The Dakota Language Revitalization CHAT continues to full fill its commitment to the well being of the Dakota peoples through spiritual, cultural, language and educational ways of life that are inherit to the Dakota nation.
At the beginning of the 20th century, there were more than seven thousand speakers of the Dakota language located in over 24 different reservations, reserves, homestead settlements in Minnesota, Nebraska, South Dakota, North Dakota, Montana, Manitoba, Alberta and Saskatchewan, Canada. All of these speakers who called their homeland Mnisota ”shining lakes” and what is now called by settler society as the state of Minnesota, were all descendants of the original Dakota’s who inhabited this area since time immemorial. The tragic consequences of the Dakota wars of 1862 lead to the Diaspora of the Dakota nation from their original homeland.
Subsequent to the events of 1862 and the creation of the reservation system; the governments of Canada and the United States in-acted policies and laws to, at times, forcibly remove Dakota children from their homes to federal and church run schools called: residential schools (Canada) or boarding schools (U.S.), were the use of the Dakota language was forbidden by strict punishment and even death. By the 1950’s three generations of Dakota peoples had grown up the boarding and residential school system. Due to the systematic oppression inflicted on the Dakota, many were reluctant to teach their children the Dakota language (in which lies the spiritual foundation of the Dakota ways of life) in fear of reprisal from the Government(s). As a result the Dakota language is on the verge of extinction in their-own homeland. The tragic history and historical trauma of these events has lead to a diaspora of health issues that include diabetes, obesity, early death, alcoholism, drug use, heart disease and broken families.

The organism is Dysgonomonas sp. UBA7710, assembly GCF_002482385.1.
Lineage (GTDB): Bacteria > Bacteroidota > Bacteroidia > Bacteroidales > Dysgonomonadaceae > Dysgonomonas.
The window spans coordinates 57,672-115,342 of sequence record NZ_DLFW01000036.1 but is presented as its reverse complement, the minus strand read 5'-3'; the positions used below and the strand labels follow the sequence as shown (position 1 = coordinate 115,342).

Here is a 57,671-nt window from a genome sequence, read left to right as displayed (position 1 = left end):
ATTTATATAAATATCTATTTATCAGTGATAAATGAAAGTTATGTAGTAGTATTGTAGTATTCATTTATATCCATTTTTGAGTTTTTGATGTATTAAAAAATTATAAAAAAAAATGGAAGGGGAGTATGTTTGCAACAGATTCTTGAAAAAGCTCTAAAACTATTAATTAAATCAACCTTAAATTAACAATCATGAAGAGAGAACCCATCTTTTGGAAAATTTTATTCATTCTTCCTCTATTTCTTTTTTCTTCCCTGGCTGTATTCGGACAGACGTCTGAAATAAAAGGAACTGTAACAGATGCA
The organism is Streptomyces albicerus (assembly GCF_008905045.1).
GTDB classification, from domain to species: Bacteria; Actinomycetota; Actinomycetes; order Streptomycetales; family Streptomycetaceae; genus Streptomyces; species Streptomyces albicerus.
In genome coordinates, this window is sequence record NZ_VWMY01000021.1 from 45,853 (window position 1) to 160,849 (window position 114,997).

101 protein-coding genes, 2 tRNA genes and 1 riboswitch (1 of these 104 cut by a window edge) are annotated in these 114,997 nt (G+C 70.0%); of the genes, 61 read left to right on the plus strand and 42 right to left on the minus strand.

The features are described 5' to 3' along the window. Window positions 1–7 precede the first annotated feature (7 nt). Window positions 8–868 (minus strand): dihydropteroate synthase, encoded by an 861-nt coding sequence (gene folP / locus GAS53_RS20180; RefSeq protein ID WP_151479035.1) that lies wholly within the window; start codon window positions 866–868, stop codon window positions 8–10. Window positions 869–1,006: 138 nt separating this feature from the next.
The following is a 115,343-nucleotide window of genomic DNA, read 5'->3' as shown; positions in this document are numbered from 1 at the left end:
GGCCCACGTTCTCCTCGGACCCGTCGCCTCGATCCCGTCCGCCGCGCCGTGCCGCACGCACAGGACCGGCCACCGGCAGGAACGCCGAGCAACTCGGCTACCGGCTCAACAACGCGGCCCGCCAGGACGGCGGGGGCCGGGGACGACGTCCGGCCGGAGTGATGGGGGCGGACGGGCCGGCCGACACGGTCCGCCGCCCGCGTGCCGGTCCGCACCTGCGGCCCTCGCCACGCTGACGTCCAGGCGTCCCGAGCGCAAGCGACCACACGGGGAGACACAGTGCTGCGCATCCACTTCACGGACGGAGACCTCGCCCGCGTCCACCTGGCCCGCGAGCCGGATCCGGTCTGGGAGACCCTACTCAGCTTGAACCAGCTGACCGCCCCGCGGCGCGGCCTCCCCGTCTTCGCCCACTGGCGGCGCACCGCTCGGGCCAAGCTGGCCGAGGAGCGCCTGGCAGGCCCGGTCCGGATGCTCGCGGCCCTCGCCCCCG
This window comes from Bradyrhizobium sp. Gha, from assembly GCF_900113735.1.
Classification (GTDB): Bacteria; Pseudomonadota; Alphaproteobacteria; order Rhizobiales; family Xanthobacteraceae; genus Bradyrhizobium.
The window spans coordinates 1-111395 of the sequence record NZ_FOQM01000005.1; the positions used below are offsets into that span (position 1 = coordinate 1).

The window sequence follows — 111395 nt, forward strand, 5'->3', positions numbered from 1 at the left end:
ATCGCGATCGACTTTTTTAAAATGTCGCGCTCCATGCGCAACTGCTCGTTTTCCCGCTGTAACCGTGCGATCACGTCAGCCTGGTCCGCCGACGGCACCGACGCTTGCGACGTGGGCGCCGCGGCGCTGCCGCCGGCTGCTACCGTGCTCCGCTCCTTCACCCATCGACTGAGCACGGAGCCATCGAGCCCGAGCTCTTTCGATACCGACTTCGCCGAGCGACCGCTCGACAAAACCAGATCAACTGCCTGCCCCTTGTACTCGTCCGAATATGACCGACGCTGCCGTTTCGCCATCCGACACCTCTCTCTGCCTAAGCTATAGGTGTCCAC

As one of Minnesota’s indigenous languages, Dakota is an important asset to Minnesota and the world’s linguistic resources. The complexity and unique aspects of the Dakota language provides important worldviews and concepts that can enrich all Minnesotans. With this noted, there is even more pressing need to revitalize the Dakota language. Specifically for the purposes of this project, revitalizing the Dakota language is of the utmost importance to turning around the currently bleak outlook for the achievement of young Native American living in Minneapolis. Reclaiming the Dakota language is a cornerstone for Native American Dakota’s to reconnect to culture, educational achievement and positive self image, which in and of itself, is an important indicator of academic, economic, and lifetime success for self, family and community.
The Dakota Language CHAT is involved in various activities that will help to revitalize the language and culture of the Dakota people. One of our most recent activities was the showing of the documentary “Dakota 38” produced by Spirit Feather Productions. The film grew out of a dream in 2005 of Jim Miller, a spiritual leader and Vietnam Veteran from South Dakota. Jim’s dream is rooted in his people’s nightmare of the largest mass execution ever conducted by the United States government. Jim and his wife traveled from South Dakota to be present for the film’s viewing at the American Indian Center. Local spiritual leader, Jim Claremont opened the evening with a prayer and a traditional song.
CHAT Members include: Ashley Agard, Wayne Long Crow, Sheldon Noel